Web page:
The VICE Channels

      'Because It's 2015': Why Justin Trudeau Pushed for Gender Parity in His Cabinet

      'Because It's 2015': Why Justin Trudeau Pushed for Gender Parity in His Cabinet 'Because It's 2015': Why Justin Trudeau Pushed for Gender Parity in His Cabinet 'Because It's 2015': Why Justin Trudeau Pushed for Gender Parity in His Cabinet
      Sean Kilpatrick/The Canadian Press

      Americas

      'Because It's 2015': Why Justin Trudeau Pushed for Gender Parity in His Cabinet

      By Rachel Browne

      Self-described "proud feminist" Justin Trudeau has been courting women voters for years. On Wednesday, the new prime minister made Canadian history when he unveiled Canada's first-ever cabinet that is equal parts men and women.

      "It's an incredible pleasure for me to be before you today … to present a cabinet that looks like Canada," he beamed in front of the crowd outside Rideau Hall, the home of the governor general, after he was officially sworn in.

      When asked by a reporter why it was important for him to have a gender-equal cabinet, 15 men and 15 women, Trudeau shrugged: "Because it's 2015." The crowd cheered.

      "It sends a great message to our daughters and sons," Sheila Copps, a well-known former Liberal cabinet minister told CBC News. "It's a historic day for women."

      Women were given high profile portfolios, including Jody Wilson-Raybould, who is the new minister of justice and attorney general who is an indigenous woman; Jane Philpott, the health minister; and first-time member of parliament Catherine McKenna, who was appointed environment and climate change minister.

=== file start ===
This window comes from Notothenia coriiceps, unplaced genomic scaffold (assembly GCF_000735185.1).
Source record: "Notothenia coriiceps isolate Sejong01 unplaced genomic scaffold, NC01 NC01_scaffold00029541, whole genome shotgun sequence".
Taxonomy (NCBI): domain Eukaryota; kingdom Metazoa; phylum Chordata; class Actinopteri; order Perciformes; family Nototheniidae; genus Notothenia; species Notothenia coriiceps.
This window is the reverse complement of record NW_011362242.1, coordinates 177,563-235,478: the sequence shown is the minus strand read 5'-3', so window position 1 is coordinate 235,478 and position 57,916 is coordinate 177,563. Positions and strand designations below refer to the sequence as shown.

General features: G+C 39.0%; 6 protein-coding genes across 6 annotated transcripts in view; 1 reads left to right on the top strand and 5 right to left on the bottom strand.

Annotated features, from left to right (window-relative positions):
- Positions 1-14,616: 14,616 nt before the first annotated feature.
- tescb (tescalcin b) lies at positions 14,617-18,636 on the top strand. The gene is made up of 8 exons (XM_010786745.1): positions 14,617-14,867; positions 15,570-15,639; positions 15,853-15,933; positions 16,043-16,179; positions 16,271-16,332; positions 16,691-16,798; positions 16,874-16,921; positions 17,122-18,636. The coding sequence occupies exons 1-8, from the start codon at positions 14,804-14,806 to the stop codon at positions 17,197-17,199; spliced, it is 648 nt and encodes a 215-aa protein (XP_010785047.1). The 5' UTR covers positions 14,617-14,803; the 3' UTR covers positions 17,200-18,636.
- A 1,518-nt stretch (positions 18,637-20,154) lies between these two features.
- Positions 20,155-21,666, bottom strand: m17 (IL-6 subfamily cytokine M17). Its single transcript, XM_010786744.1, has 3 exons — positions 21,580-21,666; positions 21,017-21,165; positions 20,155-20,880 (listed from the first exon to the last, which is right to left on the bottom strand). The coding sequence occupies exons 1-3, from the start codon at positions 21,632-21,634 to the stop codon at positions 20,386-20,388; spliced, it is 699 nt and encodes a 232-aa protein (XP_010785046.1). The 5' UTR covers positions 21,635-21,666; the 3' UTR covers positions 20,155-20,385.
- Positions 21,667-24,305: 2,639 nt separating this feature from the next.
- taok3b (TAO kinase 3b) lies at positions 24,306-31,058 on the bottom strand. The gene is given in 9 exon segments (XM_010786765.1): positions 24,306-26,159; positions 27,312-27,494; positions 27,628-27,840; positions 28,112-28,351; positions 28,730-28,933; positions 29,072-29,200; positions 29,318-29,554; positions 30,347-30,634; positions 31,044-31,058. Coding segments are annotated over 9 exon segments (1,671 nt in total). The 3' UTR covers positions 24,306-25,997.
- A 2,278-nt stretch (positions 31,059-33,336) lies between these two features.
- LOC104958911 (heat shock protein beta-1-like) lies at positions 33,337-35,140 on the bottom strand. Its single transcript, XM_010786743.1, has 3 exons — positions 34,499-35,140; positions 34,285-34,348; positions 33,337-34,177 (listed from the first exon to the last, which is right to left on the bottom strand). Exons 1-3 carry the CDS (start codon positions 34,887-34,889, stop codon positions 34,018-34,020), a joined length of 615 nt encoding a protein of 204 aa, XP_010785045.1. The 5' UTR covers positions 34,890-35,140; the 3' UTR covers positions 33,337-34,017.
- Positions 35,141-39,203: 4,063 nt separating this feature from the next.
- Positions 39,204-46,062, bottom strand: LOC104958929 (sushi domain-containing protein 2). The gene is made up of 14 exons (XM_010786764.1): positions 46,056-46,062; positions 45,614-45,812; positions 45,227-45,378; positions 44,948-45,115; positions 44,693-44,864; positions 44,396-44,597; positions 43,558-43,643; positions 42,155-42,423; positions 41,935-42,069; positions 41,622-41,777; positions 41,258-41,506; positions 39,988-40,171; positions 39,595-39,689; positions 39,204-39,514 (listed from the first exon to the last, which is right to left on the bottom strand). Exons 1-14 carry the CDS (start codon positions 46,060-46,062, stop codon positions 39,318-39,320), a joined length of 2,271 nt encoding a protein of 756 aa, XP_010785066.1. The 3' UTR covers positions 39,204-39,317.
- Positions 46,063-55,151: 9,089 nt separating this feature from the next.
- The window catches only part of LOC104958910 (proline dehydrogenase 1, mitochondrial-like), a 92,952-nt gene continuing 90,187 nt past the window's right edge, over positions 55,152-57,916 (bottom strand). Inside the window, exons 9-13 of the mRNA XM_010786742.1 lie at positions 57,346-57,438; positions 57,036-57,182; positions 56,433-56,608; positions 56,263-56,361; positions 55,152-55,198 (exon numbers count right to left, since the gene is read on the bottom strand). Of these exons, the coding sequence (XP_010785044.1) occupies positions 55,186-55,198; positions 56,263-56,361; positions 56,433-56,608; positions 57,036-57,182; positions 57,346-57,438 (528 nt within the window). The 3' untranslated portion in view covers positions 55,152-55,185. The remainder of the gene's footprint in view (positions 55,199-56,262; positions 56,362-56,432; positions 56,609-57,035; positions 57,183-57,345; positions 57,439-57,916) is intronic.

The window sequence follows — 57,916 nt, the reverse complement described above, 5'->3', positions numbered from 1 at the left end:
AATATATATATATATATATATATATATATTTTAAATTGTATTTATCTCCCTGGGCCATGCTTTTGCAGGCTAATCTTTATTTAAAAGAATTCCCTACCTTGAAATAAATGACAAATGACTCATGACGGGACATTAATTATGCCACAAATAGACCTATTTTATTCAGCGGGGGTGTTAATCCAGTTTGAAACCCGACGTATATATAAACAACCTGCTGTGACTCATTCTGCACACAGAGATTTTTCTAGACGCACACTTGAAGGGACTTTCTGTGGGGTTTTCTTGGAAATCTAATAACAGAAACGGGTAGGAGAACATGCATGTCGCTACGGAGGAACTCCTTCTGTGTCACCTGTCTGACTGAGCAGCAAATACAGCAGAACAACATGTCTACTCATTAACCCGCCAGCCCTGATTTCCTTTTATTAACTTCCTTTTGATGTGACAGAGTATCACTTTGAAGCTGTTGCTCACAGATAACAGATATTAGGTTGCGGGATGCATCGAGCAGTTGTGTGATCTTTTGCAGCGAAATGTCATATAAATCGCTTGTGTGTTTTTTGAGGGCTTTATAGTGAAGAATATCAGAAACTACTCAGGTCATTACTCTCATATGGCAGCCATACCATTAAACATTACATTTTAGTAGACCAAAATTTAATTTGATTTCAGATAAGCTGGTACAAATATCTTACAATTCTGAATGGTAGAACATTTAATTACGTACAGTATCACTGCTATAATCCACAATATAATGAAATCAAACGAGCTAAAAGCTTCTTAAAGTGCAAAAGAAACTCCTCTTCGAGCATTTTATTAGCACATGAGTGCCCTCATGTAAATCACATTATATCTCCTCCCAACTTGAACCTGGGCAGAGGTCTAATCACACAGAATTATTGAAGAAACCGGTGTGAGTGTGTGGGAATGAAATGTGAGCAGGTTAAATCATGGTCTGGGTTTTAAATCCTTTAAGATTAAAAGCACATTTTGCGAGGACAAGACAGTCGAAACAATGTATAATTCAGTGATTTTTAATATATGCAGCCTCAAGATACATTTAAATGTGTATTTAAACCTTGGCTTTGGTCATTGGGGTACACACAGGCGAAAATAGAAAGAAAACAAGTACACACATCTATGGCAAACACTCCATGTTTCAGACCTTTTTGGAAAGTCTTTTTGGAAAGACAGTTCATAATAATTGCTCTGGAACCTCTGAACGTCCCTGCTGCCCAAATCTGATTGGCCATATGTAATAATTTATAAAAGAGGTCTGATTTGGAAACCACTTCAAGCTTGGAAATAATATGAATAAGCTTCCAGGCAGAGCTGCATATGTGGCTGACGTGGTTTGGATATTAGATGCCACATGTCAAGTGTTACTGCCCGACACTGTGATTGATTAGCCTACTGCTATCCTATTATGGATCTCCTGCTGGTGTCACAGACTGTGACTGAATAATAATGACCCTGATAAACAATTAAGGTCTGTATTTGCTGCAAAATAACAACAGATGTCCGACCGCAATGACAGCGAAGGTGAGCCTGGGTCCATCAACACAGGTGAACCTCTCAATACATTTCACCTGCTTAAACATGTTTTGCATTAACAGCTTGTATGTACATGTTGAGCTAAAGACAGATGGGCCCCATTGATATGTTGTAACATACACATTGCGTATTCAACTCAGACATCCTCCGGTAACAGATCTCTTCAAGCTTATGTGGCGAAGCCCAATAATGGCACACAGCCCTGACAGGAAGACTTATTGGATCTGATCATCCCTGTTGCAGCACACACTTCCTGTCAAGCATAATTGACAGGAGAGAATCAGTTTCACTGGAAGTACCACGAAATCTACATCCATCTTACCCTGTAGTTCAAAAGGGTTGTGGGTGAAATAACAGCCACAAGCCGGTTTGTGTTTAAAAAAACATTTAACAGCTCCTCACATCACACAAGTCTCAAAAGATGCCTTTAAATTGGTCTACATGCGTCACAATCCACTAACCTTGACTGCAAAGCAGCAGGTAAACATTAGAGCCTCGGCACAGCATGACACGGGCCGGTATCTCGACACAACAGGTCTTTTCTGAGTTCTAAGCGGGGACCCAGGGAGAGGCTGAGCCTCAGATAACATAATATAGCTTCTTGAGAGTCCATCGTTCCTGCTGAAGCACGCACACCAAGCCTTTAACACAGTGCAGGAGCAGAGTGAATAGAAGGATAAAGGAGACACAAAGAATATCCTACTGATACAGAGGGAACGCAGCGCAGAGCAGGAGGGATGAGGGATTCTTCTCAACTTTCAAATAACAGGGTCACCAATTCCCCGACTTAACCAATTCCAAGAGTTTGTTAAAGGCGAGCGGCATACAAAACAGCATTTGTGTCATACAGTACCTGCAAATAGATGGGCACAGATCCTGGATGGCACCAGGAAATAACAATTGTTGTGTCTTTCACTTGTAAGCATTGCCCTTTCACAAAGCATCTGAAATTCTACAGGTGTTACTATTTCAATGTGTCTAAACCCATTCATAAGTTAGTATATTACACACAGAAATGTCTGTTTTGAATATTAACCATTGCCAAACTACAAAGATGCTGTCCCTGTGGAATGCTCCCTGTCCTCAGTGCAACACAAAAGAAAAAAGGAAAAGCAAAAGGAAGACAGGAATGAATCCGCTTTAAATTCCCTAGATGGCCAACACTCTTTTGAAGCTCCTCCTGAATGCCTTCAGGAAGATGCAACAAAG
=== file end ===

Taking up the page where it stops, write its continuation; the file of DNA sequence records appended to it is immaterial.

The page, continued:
Though his gender pledge has been criticized this week as tokenism and even "a throwback to another era," Trudeau has managed to enter his new role seen as a (staunchly pro-choice) leader who will usher in a new era for women in Canadian politics.

      But he hasn't always been seen this way.

      On the campaign trail, Trudeau was slammed for his remarks about misogyny and violence against women in a September interview, saying that pornography, music lyrics and absentee fathers play a role in "a lot of communities."

      He was accused of racism, and women's rights activists said it showed he was out of touch with the root causes of women's inequality such as economics, child care, and law enforcement.

      And before that, Trudeau was under fire for his 2013 event "Justin Unplugged," marketed as an event for women in Toronto to engage in "curiosity-inducing ideas" over cocktails with the "future prime minister."

      Former Conservative ministers took to Twitter to blast the event as "crap" and patronizing.

      "In asking someone to attend a political fundraiser, show some respect — $250 is a serious investment. Don't talk down to me," tweeted former transport minister Lisa Raitt.

      But just after one day in office, he's already managed to catapult Canada from 20th to 3rd place in the global rankings of gender equality in government, with double the number of women in cabinet compared to the US.

      "Canadian politicians often talk about parity while running campaigns," a politics professor at the University of Ottawa professor told NBC. "But it's a big deal to actually do it."

      Follow Rachel Browne on Twitter: @rp_browne 

      Topics: americas, politics, canada, justin trudeau, gender parity, liberal party, inauguration, prime minister

      Comments

      comments powered by Disqus

      In The News

      More News

      Features